Censorship, persecution, and dismissals of supervisors have become the norm in Brazil’s environmental agencies since Jair Bolsonaro took office. Now, prosecutors are seeking the dismissal of his environment minister, Ricardo Salles, alleging "countless initiatives that violate the duty to protect the environment."
A federal judge has issued an emergency order giving the Bolsonaro administration just days to evict all illegal miners, and keep them out until the danger of the COVID-19 pandemic is over.
It’s the one-year anniversary of the finalization of a gigantic trade agreement between the EU and Mercusor, a bloc of Latin American nations, but Brazil’s soaring deforestation rate puts ratification at risk.
A planned industrial shipping channel would destroy vital fish habitat at the Lourencão Rocks on the Tocantins River in the Brazilian Amazon, while also likely wrecking traditional fishing livelihoods.
More than 3,660 indigenous people are infected, with many elders dead. Analysts suggest the rising toll may be driven by deep poverty, and the undermining of traditional cultures and overall health by modern intrusions.
An exclusive study shows that 114 properties have been certified inside indigenous territories awaiting demarcation in the Brazilian Amazon, spurred in large part by a recent statute that leaves these reserves unprotected from such illegal land grabs.
Land grabbers, landed estate owners and even oil companies stand to benefit from a new guideline released by FUNAI, the federal indigenous affairs agency, which opens up 237 indigenous territories in Brazil for sale, subdivision and speculation.
In recent years, five of the most powerful international banks and investment funds have financed oil exploration in the region where the Amazon River begins. These business ventures are impacting indigenous communities and countless species of fauna and flora.
Forest peoples in the Brazilian Amazon rely on their elders as key decision makers and culture keepers; COVID-19 is already killing indigenous elders at a high rate. All fear worse lies ahead.
IBAMA officials, while trying to halt deforestation in Cachoeira Seca Indigenous Reserve, were threatened and assaulted by illegal loggers. The Bolsonaro administration is largely unresponsive.
Ricardo Lopes Dias, an anthropologist and Christian Evangelical pastor, appointed to head Brazil’s isolated indigenous tribes department, has been removed due to a “conflict of interest”
A bill in Congress on the verge of passage this week would allow land grabbers to self-declare their ownership of government land, ultimately converting vast stretches of Amazon rainforest to cattle ranches.
COVID-19 in the Amazon COVID-19 represents a particularly insidious threat for remote villages in the Amazon, where the nearest ICU bed is, on average, 315 kilometers (nearly 200 miles) away. The…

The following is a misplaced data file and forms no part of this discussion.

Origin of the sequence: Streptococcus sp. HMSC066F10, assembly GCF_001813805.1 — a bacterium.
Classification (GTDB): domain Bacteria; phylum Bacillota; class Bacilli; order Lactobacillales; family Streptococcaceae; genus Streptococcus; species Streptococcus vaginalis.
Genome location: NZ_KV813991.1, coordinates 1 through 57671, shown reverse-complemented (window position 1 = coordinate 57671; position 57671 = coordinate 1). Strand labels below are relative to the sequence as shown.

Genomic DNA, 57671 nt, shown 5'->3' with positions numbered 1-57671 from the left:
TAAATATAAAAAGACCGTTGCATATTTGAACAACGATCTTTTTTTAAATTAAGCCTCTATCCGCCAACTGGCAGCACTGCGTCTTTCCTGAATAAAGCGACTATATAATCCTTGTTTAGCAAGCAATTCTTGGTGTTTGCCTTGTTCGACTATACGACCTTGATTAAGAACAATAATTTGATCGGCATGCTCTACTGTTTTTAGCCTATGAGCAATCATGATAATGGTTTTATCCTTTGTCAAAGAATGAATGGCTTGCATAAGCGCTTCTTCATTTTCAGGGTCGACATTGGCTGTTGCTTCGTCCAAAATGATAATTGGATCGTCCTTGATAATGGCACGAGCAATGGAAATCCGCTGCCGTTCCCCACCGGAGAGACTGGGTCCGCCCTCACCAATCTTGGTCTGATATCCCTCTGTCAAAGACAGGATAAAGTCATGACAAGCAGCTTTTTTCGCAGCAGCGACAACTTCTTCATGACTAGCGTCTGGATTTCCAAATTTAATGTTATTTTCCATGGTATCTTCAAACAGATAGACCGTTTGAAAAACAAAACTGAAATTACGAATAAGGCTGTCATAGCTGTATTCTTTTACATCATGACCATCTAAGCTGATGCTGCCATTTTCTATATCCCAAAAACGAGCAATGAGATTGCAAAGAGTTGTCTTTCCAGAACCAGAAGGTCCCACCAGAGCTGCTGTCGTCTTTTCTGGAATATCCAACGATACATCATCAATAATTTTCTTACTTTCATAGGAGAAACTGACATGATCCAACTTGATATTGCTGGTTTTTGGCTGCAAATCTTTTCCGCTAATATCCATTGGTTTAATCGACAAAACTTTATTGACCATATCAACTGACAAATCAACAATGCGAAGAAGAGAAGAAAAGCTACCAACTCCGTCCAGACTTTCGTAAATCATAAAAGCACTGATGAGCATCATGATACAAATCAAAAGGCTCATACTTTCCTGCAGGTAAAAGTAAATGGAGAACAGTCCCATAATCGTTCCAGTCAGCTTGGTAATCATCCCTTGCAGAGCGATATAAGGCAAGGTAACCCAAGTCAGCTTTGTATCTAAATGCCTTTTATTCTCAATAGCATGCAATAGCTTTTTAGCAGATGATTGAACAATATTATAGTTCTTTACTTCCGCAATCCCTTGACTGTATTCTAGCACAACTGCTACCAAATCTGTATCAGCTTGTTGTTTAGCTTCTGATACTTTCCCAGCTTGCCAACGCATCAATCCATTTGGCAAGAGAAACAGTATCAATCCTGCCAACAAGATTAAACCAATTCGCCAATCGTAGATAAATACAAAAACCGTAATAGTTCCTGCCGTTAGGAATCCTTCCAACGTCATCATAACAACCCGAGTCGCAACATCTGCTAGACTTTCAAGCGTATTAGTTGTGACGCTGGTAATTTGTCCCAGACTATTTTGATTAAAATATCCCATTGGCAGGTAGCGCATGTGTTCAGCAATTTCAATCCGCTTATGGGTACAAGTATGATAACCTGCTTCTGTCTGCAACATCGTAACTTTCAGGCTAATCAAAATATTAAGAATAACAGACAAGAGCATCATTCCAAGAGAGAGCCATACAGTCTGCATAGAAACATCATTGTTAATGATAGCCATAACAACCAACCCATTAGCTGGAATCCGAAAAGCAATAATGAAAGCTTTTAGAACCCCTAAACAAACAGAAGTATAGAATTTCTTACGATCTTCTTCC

Some 600 indigenous people have seen their crops die due to the expansion of agribusiness in the state of Pará, Brazil. The streams used by the Munduruku have also been damaged, if not dried up.
Four Alter do Châo volunteer firefighters were charged last year with setting Amazon fires; the police lack evidence, while locals say the real suspects — landgrabbers — are likely still on the loose.
38 indigenous groups in Brazil are reporting 537 COVID-19 cases. In Mato Grosso state, a new map tracks the virus, while officials push measures that put indigenous land rights at risk.
The pandemic is spreading across the Brazilian Amazon, but that isn’t slowing deforestation or land grabbing or a political crisis which has left the rainforest without adequate field surveillance.
Scientists studying the impact of 75 road projects in five countries in the Amazon Basin have found that they could lead to 2.4 million hectares (5.9 million acres) of deforestation. Seventeen percent of these projects were found to violate environmental legislation and the rights of indigenous peoples.
On today’s episode of the Mongabay Newscast we look at what’s driving the intense fire seasons we’ve seen around the world in recent years, what can we expect from the…
President Jair Bolsonaro has revived a plan, conceived in the 1970s, to extend the BR-163 highway, the main soy corridor in Brazil, north to the border with Suriname. The Trombetas State Forest, one of the four conservation units the road would cut through, stores 2.3 billion tons of carbon dioxide — more than Brazil’s entire emissions in 2018.
Large biomes, like the Amazon rainforest, have closely linked habitats and species, which could lead to a domino effect and a rapid ecosystem collapse; even small effects can cause a crash over time.